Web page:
In Alberta, two or three years may pass before regulators report on earthquake events caused by the oil and gas industry.
… A recent talk by Usman Ahmed, the vice president of Baker Hughes, a major fracking company, highlighted the chaotic and non-linear nature of cracking shale rocks which are already under high stress.
Ahmed said that 70 per cent of unconventional wells in the U.S., even with fracking, do not met their production targets; that 60 per cent of all fracture stages are ineffective; and that 73 per cent of operators say they do not know enough about the subsurface, let alone where the faults are.
He ended his talk by asking that the industry “avoid faults and geohazards.”
A few of the comments:
The world is running out of and billions are suffering from the lack of clean drinking water, while these crooks are poisoning and pumping incredible amounts underground . Not for real economic, but fraudulent monetary reasons to enrich a few.
“Atkinson appealed for more seismic data and open access to that data, as well as timely access to operational data.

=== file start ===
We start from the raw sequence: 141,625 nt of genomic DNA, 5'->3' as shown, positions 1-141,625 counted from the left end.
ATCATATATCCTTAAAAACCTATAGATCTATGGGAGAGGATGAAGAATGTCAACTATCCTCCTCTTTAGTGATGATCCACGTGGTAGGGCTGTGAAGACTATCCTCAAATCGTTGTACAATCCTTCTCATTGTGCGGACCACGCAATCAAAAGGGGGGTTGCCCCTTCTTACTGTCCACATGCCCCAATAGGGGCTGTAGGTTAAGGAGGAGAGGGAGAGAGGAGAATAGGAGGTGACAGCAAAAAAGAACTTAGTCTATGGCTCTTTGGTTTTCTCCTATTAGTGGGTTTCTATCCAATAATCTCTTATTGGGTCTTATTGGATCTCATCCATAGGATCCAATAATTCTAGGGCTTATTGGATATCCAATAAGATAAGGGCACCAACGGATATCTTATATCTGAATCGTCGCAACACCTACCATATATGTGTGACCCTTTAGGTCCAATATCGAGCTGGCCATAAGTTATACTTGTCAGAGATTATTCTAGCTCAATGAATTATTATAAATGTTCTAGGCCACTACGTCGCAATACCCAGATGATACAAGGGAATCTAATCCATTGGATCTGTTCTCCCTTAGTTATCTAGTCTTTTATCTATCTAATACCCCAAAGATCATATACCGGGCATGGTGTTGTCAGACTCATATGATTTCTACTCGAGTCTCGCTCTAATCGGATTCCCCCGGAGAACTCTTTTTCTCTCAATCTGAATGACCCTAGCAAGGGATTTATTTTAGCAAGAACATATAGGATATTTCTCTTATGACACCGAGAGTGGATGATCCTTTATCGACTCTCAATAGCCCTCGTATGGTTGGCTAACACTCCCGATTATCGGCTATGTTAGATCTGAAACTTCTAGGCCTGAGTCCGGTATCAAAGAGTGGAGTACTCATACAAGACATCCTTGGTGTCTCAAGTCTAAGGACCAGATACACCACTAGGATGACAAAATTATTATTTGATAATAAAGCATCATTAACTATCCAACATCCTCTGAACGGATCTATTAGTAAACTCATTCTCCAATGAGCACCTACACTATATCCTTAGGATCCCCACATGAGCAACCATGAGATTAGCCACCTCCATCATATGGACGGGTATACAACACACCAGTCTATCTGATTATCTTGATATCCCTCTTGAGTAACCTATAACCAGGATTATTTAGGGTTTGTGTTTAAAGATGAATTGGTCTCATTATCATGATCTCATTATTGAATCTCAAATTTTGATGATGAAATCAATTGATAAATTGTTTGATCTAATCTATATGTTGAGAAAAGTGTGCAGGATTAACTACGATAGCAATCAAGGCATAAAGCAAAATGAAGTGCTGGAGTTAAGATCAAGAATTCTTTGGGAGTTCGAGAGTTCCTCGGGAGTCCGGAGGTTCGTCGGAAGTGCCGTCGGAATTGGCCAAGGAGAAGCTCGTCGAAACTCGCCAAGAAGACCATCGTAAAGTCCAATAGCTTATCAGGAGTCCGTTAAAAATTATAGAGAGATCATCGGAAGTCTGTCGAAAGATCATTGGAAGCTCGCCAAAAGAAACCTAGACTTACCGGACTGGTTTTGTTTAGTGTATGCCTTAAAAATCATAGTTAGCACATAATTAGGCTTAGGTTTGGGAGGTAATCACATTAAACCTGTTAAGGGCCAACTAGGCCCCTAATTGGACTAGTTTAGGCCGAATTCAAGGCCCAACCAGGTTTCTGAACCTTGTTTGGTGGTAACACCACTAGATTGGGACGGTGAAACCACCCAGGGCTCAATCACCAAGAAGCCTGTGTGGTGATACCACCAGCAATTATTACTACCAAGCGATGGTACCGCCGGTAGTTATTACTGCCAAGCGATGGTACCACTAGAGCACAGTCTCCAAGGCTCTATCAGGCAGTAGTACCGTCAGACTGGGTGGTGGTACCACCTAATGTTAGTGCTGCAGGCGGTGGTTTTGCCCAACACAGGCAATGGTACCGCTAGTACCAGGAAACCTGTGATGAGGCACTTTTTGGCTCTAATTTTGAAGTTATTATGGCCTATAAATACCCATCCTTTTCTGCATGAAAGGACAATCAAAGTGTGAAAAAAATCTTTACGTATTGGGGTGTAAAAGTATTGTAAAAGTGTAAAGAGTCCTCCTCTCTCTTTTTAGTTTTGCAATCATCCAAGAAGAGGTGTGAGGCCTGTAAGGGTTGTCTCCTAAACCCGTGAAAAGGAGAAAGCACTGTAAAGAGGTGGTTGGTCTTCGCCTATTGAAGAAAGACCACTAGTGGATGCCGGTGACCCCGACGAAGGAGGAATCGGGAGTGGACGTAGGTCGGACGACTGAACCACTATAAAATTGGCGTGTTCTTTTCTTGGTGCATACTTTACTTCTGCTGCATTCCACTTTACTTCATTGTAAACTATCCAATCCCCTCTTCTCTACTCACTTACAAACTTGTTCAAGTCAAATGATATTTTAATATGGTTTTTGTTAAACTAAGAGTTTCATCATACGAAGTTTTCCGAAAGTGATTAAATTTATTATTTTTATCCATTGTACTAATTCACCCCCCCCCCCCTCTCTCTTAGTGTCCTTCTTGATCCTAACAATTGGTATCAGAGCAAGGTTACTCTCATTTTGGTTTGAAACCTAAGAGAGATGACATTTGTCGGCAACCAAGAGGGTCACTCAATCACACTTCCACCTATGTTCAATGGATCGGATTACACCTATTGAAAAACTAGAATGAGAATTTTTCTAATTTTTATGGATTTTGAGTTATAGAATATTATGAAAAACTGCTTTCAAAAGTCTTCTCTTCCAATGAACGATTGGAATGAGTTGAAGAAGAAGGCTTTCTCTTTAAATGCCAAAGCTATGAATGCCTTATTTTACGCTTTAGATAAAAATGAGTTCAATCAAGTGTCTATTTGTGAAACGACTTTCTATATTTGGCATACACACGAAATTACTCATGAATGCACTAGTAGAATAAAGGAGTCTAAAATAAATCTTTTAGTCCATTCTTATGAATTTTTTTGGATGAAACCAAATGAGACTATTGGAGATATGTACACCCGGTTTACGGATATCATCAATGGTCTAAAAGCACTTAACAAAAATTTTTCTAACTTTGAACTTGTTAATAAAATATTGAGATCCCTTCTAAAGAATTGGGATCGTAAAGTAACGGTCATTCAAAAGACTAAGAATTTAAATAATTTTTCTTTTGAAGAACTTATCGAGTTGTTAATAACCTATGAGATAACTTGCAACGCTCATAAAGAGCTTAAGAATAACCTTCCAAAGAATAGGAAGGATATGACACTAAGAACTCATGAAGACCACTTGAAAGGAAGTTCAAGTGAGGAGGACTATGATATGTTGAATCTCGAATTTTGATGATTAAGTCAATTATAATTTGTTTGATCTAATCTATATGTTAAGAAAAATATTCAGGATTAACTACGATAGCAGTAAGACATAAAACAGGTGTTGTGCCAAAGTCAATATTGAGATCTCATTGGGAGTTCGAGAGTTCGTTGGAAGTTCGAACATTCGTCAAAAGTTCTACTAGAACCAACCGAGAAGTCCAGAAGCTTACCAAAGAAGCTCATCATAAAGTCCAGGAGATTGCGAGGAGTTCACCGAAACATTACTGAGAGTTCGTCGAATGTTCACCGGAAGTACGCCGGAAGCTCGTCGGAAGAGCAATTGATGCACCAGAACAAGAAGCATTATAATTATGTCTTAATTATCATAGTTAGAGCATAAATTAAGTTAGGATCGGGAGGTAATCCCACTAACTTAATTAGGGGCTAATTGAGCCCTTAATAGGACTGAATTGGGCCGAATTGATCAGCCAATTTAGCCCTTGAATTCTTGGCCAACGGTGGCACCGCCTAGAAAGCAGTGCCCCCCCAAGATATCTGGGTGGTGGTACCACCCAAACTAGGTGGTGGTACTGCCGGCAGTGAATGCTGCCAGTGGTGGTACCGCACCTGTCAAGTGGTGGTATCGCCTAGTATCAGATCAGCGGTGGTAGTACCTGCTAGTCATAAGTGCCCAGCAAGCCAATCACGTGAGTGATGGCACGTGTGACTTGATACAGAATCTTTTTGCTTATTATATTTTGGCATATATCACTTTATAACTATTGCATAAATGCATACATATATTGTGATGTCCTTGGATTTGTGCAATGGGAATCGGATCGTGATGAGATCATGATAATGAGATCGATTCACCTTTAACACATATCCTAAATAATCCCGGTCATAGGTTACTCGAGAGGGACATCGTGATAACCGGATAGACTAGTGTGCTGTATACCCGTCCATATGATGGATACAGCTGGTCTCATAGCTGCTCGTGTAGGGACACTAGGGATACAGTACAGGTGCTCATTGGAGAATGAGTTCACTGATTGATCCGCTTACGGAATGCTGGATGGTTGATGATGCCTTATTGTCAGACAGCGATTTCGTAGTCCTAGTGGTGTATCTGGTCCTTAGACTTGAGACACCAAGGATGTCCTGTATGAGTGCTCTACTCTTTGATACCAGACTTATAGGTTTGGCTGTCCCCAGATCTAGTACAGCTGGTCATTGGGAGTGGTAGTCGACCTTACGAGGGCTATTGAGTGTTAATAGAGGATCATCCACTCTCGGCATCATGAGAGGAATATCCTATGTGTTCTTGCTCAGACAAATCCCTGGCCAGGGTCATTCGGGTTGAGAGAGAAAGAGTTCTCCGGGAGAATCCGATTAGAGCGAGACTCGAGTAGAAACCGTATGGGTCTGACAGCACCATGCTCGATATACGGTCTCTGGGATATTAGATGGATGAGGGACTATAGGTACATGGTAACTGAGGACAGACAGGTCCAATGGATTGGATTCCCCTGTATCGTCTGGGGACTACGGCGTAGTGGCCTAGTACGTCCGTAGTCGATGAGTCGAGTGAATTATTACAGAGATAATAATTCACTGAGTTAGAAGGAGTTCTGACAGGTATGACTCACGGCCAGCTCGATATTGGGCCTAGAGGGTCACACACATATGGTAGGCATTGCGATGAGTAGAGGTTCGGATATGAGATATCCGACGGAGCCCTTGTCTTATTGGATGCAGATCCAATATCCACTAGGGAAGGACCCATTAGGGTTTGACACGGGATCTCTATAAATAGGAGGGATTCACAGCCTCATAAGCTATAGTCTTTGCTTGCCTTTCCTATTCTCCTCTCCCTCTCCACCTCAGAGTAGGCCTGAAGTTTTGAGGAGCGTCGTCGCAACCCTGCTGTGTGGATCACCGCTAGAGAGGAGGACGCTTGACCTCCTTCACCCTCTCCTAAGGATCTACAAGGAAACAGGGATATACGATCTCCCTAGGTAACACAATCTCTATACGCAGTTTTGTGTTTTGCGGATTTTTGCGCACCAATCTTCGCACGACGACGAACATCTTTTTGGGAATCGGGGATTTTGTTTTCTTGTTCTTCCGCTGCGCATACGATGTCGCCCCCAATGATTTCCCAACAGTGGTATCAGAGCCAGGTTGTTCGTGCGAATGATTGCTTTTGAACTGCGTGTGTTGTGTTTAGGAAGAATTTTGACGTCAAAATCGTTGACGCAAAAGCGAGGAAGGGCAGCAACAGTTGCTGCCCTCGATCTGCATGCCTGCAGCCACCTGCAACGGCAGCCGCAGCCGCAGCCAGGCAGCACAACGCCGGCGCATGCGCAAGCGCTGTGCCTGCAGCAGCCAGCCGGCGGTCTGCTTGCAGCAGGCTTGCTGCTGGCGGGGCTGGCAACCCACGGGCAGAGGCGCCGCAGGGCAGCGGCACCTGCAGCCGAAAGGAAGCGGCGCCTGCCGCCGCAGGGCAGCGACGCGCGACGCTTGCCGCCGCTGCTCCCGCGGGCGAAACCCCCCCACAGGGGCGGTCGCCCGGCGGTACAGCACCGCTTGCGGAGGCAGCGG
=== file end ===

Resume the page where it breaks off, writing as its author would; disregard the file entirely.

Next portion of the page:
Many oil and gas companies currently collect their own seismic data, but do not share this information with the public or earthquake scientists.”
That’s not surprising, apparently that information is “proprietary,” just like the secret chemicals companies are injecting.
“Many researchers also repeatedly raised the issue of access to quality data, a clear necessity to advance the science. Larger events detected on national arrays are available through open databases, enabling researchers to develop new processing techniques such as signal matching to revisit data sets to find weaker, undetected background seismicity.